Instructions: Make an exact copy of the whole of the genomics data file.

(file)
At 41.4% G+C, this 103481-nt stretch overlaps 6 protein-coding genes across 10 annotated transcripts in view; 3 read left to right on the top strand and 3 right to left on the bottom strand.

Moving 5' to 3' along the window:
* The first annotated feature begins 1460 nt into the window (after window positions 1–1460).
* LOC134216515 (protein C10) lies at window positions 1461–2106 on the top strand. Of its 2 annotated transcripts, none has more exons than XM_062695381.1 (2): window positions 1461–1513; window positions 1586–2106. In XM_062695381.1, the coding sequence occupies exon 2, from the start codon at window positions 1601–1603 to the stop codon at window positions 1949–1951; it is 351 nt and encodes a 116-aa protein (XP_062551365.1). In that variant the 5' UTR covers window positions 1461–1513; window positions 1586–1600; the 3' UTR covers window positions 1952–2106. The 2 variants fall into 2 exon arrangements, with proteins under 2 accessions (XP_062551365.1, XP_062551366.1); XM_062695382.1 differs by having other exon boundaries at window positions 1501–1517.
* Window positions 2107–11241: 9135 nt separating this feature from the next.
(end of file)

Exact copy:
At 41.4% G+C, this 103481-nt stretch overlaps 6 protein-coding genes across 10 annotated transcripts in view; 3 read left to right on the top strand and 3 right to left on the bottom strand.

Moving 5' to 3' along the window:
* The first annotated feature begins 1460 nt into the window (after window positions 1–1460).
* LOC134216515 (protein C10) lies at window positions 1461–2106 on the top strand. Of its 2 annotated transcripts, none has more exons than XM_062695381.1 (2): window positions 1461–1513; window positions 1586–2106. In XM_062695381.1, the coding sequence occupies exon 2, from the start codon at window positions 1601–1603 to the stop codon at window positions 1949–1951; it is 351 nt and encodes a 116-aa protein (XP_062551365.1). In that variant the 5' UTR covers window positions 1461–1513; window positions 1586–1600; the 3' UTR covers window positions 1952–2106. The 2 variants fall into 2 exon arrangements, with proteins under 2 accessions (XP_062551365.1, XP_062551366.1); XM_062695382.1 differs by having other exon boundaries at window positions 1501–1517.
* Window positions 2107–11241: 9135 nt separating this feature from the next.